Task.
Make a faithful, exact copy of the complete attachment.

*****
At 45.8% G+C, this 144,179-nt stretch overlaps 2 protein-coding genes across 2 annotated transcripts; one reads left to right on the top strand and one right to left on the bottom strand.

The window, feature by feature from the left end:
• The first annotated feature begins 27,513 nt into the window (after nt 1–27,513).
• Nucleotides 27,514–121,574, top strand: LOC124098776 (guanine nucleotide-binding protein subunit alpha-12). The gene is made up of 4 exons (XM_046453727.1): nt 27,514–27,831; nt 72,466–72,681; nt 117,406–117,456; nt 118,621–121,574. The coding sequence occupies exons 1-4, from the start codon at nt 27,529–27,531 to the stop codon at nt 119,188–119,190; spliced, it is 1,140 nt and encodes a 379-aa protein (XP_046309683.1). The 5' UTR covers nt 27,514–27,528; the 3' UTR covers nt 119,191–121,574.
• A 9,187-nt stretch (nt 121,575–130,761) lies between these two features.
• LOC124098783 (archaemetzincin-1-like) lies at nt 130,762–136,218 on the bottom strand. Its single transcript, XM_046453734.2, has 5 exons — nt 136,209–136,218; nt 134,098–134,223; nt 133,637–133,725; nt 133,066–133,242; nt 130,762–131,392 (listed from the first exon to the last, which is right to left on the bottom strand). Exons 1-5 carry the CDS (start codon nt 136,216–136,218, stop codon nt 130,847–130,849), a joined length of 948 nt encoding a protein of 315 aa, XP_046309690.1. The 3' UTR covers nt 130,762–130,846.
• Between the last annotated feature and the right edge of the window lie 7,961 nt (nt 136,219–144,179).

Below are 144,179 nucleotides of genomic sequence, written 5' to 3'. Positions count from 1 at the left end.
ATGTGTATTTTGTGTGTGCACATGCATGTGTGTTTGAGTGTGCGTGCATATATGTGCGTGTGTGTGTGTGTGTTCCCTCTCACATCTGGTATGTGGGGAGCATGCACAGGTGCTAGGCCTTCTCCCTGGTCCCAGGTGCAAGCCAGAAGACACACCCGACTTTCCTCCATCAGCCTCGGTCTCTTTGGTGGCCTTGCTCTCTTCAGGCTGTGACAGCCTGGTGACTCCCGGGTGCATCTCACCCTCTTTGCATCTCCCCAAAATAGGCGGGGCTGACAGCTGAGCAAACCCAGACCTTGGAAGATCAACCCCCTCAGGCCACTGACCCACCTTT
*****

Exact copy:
At 45.8% G+C, this 144,179-nt stretch overlaps 2 protein-coding genes across 2 annotated transcripts; one reads left to right on the top strand and one right to left on the bottom strand.

The window, feature by feature from the left end:
• The first annotated feature begins 27,513 nt into the window (after nt 1–27,513).
• Nucleotides 27,514–121,574, top strand: LOC124098776 (guanine nucleotide-binding protein subunit alpha-12). The gene is made up of 4 exons (XM_046453727.1): nt 27,514–27,831; nt 72,466–72,681; nt 117,406–117,456; nt 118,621–121,574. The coding sequence occupies exons 1-4, from the start codon at nt 27,529–27,531 to the stop codon at nt 119,188–119,190; spliced, it is 1,140 nt and encodes a 379-aa protein (XP_046309683.1). The 5' UTR covers nt 27,514–27,528; the 3' UTR covers nt 119,191–121,574.
• A 9,187-nt stretch (nt 121,575–130,761) lies between these two features.
• LOC124098783 (archaemetzincin-1-like) lies at nt 130,762–136,218 on the bottom strand. Its single transcript, XM_046453734.2, has 5 exons — nt 136,209–136,218; nt 134,098–134,223; nt 133,637–133,725; nt 133,066–133,242; nt 130,762–131,392 (listed from the first exon to the last, which is right to left on the bottom strand). Exons 1-5 carry the CDS (start codon nt 136,216–136,218, stop codon nt 130,847–130,849), a joined length of 948 nt encoding a protein of 315 aa, XP_046309690.1. The 3' UTR covers nt 130,762–130,846.
• Between the last annotated feature and the right edge of the window lie 7,961 nt (nt 136,219–144,179).

Below are 144,179 nucleotides of genomic sequence, written 5' to 3'. Positions count from 1 at the left end.
ATGTGTATTTTGTGTGTGCACATGCATGTGTGTTTGAGTGTGCGTGCATATATGTGCGTGTGTGTGTGTGTGTTCCCTCTCACATCTGGTATGTGGGGAGCATGCACAGGTGCTAGGCCTTCTCCCTGGTCCCAGGTGCAAGCCAGAAGACACACCCGACTTTCCTCCATCAGCCTCGGTCTCTTTGGTGGCCTTGCTCTCTTCAGGCTGTGACAGCCTGGTGACTCCCGGGTGCATCTCACCCTCTTTGCATCTCCCCAAAATAGGCGGGGCTGACAGCTGAGCAAACCCAGACCTTGGAAGATCAACCCCCTCAGGCCACTGACCCACCTTT